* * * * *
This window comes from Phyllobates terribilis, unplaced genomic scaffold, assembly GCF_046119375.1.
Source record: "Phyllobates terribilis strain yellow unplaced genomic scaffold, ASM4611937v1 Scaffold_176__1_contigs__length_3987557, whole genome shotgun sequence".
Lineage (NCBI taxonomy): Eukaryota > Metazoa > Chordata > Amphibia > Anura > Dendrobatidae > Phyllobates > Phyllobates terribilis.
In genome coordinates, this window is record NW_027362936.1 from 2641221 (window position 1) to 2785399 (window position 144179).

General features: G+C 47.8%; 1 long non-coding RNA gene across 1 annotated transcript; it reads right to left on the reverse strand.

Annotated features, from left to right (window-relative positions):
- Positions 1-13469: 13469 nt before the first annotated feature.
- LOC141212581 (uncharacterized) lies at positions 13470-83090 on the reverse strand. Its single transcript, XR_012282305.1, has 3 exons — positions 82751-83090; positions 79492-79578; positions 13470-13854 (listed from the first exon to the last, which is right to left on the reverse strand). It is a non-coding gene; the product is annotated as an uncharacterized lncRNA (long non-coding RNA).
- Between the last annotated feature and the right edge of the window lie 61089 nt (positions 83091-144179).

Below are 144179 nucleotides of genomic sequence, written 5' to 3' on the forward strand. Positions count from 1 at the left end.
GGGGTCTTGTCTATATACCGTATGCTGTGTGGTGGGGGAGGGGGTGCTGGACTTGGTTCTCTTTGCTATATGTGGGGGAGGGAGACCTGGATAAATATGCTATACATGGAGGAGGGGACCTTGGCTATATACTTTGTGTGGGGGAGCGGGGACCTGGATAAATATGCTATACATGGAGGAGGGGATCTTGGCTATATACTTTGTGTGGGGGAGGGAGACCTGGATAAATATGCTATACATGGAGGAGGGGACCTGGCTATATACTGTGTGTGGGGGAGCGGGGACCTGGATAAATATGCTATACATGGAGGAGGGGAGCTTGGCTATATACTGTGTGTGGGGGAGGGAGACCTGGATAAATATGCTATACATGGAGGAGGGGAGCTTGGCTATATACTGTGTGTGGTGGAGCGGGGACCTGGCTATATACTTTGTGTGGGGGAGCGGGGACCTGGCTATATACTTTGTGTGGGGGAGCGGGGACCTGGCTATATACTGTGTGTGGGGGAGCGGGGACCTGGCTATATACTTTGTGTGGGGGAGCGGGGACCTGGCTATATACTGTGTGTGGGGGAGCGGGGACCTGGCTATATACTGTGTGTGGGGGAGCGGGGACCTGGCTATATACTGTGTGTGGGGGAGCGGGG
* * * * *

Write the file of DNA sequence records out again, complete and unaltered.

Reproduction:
This window comes from Phyllobates terribilis, unplaced genomic scaffold, assembly GCF_046119375.1.
Source record: "Phyllobates terribilis strain yellow unplaced genomic scaffold, ASM4611937v1 Scaffold_176__1_contigs__length_3987557, whole genome shotgun sequence".
Lineage (NCBI taxonomy): Eukaryota > Metazoa > Chordata > Amphibia > Anura > Dendrobatidae > Phyllobates > Phyllobates terribilis.
In genome coordinates, this window is record NW_027362936.1 from 2641221 (window position 1) to 2785399 (window position 144179).

General features: G+C 47.8%; 1 long non-coding RNA gene across 1 annotated transcript; it reads right to left on the reverse strand.

Annotated features, from left to right (window-relative positions):
- Positions 1-13469: 13469 nt before the first annotated feature.
- LOC141212581 (uncharacterized) lies at positions 13470-83090 on the reverse strand. Its single transcript, XR_012282305.1, has 3 exons — positions 82751-83090; positions 79492-79578; positions 13470-13854 (listed from the first exon to the last, which is right to left on the reverse strand). It is a non-coding gene; the product is annotated as an uncharacterized lncRNA (long non-coding RNA).
- Between the last annotated feature and the right edge of the window lie 61089 nt (positions 83091-144179).

Below are 144179 nucleotides of genomic sequence, written 5' to 3' on the forward strand. Positions count from 1 at the left end.
GGGGTCTTGTCTATATACCGTATGCTGTGTGGTGGGGGAGGGGGTGCTGGACTTGGTTCTCTTTGCTATATGTGGGGGAGGGAGACCTGGATAAATATGCTATACATGGAGGAGGGGACCTTGGCTATATACTTTGTGTGGGGGAGCGGGGACCTGGATAAATATGCTATACATGGAGGAGGGGATCTTGGCTATATACTTTGTGTGGGGGAGGGAGACCTGGATAAATATGCTATACATGGAGGAGGGGACCTGGCTATATACTGTGTGTGGGGGAGCGGGGACCTGGATAAATATGCTATACATGGAGGAGGGGAGCTTGGCTATATACTGTGTGTGGGGGAGGGAGACCTGGATAAATATGCTATACATGGAGGAGGGGAGCTTGGCTATATACTGTGTGTGGTGGAGCGGGGACCTGGCTATATACTTTGTGTGGGGGAGCGGGGACCTGGCTATATACTTTGTGTGGGGGAGCGGGGACCTGGCTATATACTGTGTGTGGGGGAGCGGGGACCTGGCTATATACTTTGTGTGGGGGAGCGGGGACCTGGCTATATACTGTGTGTGGGGGAGCGGGGACCTGGCTATATACTGTGTGTGGGGGAGCGGGGACCTGGCTATATACTGTGTGTGGGGGAGCGGGG